Last week, I drew the enjoyable duty of previewing Pixar's latest animated film, Ratatouille, the CGI story of a French rat who wants to be a French chef. Not to spoil my upcoming review, but I enjoyed it a lot. (Though I enjoyed listening to my usually grim, close-mouthed fellow critics chortle up a storm almost as much.)
I stopped chortling myself when I got to the end of the credits, which included a weird little seal of self-approval, with a smug-looking rat presiding over the words "100% Animation" and a boast that "no motion capture or other shortcuts" were used in making the film.
I've read in the past that some critics (and animators) were contemptuous of early Disney films that used rotoscoping – shooting live-action, then essentially tracing over the live image. It sometimes looks clunky and cheaty, but when it was done really well – say, in Snow White And The Seven Dwarfs, or in the dance scene at the end of Sleeping Beauty – it produced animated images that were amazingly lifelike and fluid compared to what most people were doing at the time. Granted, when it's done badly, it looks obvious and sloppy – Ralph Bakshi was constantly taking flak for using the technique, notably as a shortcut in Wizards and The Lord Of The Rings. Rotoscoping has been done so poorly so often that it's earned a really bad name.
But motion capture? Frankly, when I think of motion capture in cinema these days, I think of high-end work like Gollum in Peter Jackson's Lord Of The Rings, or the unusual computer-conversion technique used in Waking Life and A Scanner Darkly. That's a time-consuming, expensive, difficult process, not a quickie throwaway process, and typing it as a "shortcut" seems needlessly niche-y and snide, like bragging that you wrote your new novel in longhand on a legal pad instead of on a computer. Okay, that's nice, but isn't the content the important part, and not the format it was created in? If a motion-capture film looks creepy and distracting like The Polar Express, that's one thing, but if it looks great, like Monster House, does the source material for the images matter that much?
The easy answer is that it matters to some technically minded people, notably the Academy of Motion Picture Arts and Sciences; last year saw a growing debate over whether films that rely heavily on motion-capture can really be considered "animated" as far as the Animated Film category of the Oscars goes. (Two 2006 nominees, Monster House and the winner, Happy Feet, used motion capture; the third, Pixar's Cars, didn't.) I find this a little hard to understand; stop-motion is still considered animation to the exact same degree that cel animation is, but generating computer animation over footage of a moving actor isn't? The latter seems far closer to traditional cel-animation techniques than the former, if you want to use cel animation as the gold standard.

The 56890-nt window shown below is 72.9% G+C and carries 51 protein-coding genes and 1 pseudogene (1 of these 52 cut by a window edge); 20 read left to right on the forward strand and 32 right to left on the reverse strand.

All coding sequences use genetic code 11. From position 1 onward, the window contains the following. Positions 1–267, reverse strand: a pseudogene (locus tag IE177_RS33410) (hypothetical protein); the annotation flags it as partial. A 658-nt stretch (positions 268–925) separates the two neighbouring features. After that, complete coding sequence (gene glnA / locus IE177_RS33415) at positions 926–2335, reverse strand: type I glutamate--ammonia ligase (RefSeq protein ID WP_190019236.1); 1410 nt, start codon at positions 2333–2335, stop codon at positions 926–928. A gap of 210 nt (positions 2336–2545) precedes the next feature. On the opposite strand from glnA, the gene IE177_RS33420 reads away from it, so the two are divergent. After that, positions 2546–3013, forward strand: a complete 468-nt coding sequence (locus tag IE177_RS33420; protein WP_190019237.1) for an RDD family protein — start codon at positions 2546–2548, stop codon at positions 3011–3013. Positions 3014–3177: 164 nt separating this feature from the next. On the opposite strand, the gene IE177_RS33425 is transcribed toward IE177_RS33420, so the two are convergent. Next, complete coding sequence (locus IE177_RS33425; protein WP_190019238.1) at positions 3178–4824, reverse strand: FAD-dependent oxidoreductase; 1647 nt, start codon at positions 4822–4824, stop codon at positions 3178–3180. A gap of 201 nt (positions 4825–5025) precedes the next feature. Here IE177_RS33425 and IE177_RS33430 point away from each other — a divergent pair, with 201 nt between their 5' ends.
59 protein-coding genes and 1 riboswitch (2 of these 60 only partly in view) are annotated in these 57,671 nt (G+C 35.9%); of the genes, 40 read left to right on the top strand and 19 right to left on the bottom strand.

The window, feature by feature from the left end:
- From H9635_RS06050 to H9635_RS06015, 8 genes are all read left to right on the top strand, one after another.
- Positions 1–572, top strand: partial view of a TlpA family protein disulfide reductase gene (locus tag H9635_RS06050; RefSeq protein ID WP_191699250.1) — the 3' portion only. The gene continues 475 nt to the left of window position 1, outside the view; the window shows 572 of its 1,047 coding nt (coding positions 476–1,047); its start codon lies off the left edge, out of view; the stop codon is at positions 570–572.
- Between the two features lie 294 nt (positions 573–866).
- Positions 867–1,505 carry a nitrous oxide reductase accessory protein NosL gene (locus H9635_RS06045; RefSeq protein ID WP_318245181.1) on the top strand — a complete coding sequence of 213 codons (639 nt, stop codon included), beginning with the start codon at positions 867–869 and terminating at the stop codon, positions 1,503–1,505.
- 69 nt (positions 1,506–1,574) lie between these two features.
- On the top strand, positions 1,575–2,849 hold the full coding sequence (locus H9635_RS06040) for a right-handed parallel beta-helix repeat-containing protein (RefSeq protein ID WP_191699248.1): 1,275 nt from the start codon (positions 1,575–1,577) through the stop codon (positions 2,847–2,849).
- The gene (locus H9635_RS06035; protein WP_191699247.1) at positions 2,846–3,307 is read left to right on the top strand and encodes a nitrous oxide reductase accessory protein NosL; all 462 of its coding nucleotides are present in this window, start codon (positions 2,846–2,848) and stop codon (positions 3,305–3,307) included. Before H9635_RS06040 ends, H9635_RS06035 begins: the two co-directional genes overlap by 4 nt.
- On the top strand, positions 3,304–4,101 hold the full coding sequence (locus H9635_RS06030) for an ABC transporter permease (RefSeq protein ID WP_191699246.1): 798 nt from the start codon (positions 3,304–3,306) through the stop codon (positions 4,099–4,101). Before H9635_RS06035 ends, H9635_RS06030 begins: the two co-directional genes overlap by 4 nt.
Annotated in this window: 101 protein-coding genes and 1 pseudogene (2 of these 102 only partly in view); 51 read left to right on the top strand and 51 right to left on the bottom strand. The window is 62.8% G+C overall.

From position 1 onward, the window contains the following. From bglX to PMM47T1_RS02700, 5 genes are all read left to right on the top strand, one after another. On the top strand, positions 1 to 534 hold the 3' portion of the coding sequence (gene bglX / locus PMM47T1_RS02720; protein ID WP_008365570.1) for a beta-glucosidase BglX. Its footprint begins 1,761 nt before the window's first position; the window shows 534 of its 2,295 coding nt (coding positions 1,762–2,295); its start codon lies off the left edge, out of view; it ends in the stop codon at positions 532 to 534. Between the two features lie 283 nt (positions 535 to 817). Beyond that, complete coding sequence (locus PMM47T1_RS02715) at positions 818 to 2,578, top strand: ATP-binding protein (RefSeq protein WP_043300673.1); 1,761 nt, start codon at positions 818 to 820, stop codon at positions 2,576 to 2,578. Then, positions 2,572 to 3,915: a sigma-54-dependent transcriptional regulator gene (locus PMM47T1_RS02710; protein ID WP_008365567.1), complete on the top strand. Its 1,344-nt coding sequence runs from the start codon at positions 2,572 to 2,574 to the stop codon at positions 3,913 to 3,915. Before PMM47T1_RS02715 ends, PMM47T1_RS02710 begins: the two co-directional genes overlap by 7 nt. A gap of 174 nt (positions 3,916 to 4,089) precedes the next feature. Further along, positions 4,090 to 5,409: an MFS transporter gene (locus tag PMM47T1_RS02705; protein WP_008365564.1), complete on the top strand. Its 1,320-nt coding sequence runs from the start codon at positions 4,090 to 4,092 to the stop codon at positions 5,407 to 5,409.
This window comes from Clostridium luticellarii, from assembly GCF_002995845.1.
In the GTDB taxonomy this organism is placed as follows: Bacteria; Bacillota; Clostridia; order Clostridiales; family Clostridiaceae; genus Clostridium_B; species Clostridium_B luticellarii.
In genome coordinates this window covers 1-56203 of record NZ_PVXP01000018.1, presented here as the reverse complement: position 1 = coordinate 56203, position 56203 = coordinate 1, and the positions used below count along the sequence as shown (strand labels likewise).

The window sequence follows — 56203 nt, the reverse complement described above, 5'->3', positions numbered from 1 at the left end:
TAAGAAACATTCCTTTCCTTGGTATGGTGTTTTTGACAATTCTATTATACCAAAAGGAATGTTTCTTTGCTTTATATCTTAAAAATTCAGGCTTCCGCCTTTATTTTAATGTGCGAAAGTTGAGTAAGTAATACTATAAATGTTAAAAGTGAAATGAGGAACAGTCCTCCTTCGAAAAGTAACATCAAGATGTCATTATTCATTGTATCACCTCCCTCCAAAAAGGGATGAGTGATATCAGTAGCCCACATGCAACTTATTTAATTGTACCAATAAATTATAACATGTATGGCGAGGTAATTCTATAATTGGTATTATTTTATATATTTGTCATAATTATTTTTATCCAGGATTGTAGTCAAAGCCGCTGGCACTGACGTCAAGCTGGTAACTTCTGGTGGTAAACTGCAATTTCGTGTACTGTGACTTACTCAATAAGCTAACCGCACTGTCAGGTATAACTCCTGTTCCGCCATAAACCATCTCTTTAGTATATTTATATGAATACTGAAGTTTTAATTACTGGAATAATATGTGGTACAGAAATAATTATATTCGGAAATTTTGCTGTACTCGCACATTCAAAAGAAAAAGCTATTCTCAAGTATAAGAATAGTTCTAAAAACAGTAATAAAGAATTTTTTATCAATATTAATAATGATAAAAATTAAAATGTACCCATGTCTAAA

But there's a difference between presenting the Academy with proof of your film's qualifications in a category, and bragging directly to the viewer, in the process cutting down all the other films made differently from yours. So far as I know, no one's making Ratatouille's animation process a big public selling point; I haven't seen any ads loudly proclaiming that it's "real" animation, instead of that phony, cheap, easy motion-capture crap, which isn't cheap or easy. (I'll leave "phony" up to you.)
So why the boast? Why the little self-created seal of approval? I don't know. Pixar produces wonderful films, and I'd be proud myself if I'd worked on one, and the urge to grant myself little awards might be high. But in this case, to me, it just seems like a false note of smugness that doesn't reflect particularly well on a company that I normally hugely respect.